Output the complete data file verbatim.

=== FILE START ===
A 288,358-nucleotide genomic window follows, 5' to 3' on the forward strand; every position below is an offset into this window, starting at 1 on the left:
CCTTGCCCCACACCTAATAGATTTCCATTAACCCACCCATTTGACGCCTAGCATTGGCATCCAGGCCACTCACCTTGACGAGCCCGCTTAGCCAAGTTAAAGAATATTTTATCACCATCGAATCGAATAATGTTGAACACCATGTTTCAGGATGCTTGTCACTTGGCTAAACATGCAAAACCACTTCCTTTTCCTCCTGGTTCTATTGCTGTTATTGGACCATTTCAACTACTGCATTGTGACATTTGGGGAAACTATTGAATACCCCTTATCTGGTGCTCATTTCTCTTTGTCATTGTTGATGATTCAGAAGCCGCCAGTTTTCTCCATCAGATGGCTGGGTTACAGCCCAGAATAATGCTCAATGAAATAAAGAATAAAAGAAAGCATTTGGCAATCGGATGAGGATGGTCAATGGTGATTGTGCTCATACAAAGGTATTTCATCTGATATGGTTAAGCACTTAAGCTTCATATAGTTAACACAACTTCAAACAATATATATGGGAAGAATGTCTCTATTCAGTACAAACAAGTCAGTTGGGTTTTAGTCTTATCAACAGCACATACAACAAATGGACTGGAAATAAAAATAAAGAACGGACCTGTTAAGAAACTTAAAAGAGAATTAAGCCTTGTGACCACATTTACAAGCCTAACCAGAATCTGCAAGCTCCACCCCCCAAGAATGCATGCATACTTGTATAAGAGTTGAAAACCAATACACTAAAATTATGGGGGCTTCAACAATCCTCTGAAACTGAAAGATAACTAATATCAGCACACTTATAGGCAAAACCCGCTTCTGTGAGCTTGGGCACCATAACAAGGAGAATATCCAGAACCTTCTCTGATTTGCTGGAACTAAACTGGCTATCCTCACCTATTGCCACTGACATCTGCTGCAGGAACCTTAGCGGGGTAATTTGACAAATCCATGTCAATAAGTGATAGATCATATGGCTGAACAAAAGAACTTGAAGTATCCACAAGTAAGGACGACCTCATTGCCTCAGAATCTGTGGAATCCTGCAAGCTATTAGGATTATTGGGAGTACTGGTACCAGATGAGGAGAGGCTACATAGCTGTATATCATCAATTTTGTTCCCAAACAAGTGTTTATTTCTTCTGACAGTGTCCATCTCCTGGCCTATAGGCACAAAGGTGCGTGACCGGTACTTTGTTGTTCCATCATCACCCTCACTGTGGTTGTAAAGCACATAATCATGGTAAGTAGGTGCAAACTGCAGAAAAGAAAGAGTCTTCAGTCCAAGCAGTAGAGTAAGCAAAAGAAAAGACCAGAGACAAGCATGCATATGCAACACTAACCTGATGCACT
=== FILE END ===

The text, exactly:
A 288,358-nucleotide genomic window follows, 5' to 3' on the forward strand; every position below is an offset into this window, starting at 1 on the left:
CCTTGCCCCACACCTAATAGATTTCCATTAACCCACCCATTTGACGCCTAGCATTGGCATCCAGGCCACTCACCTTGACGAGCCCGCTTAGCCAAGTTAAAGAATATTTTATCACCATCGAATCGAATAATGTTGAACACCATGTTTCAGGATGCTTGTCACTTGGCTAAACATGCAAAACCACTTCCTTTTCCTCCTGGTTCTATTGCTGTTATTGGACCATTTCAACTACTGCATTGTGACATTTGGGGAAACTATTGAATACCCCTTATCTGGTGCTCATTTCTCTTTGTCATTGTTGATGATTCAGAAGCCGCCAGTTTTCTCCATCAGATGGCTGGGTTACAGCCCAGAATAATGCTCAATGAAATAAAGAATAAAAGAAAGCATTTGGCAATCGGATGAGGATGGTCAATGGTGATTGTGCTCATACAAAGGTATTTCATCTGATATGGTTAAGCACTTAAGCTTCATATAGTTAACACAACTTCAAACAATATATATGGGAAGAATGTCTCTATTCAGTACAAACAAGTCAGTTGGGTTTTAGTCTTATCAACAGCACATACAACAAATGGACTGGAAATAAAAATAAAGAACGGACCTGTTAAGAAACTTAAAAGAGAATTAAGCCTTGTGACCACATTTACAAGCCTAACCAGAATCTGCAAGCTCCACCCCCCAAGAATGCATGCATACTTGTATAAGAGTTGAAAACCAATACACTAAAATTATGGGGGCTTCAACAATCCTCTGAAACTGAAAGATAACTAATATCAGCACACTTATAGGCAAAACCCGCTTCTGTGAGCTTGGGCACCATAACAAGGAGAATATCCAGAACCTTCTCTGATTTGCTGGAACTAAACTGGCTATCCTCACCTATTGCCACTGACATCTGCTGCAGGAACCTTAGCGGGGTAATTTGACAAATCCATGTCAATAAGTGATAGATCATATGGCTGAACAAAAGAACTTGAAGTATCCACAAGTAAGGACGACCTCATTGCCTCAGAATCTGTGGAATCCTGCAAGCTATTAGGATTATTGGGAGTACTGGTACCAGATGAGGAGAGGCTACATAGCTGTATATCATCAATTTTGTTCCCAAACAAGTGTTTATTTCTTCTGACAGTGTCCATCTCCTGGCCTATAGGCACAAAGGTGCGTGACCGGTACTTTGTTGTTCCATCATCACCCTCACTGTGGTTGTAAAGCACATAATCATGGTAAGTAGGTGCAAACTGCAGAAAAGAAAGAGTCTTCAGTCCAAGCAGTAGAGTAAGCAAAAGAAAAGACCAGAGACAAGCATGCATATGCAACACTAACCTGATGCACT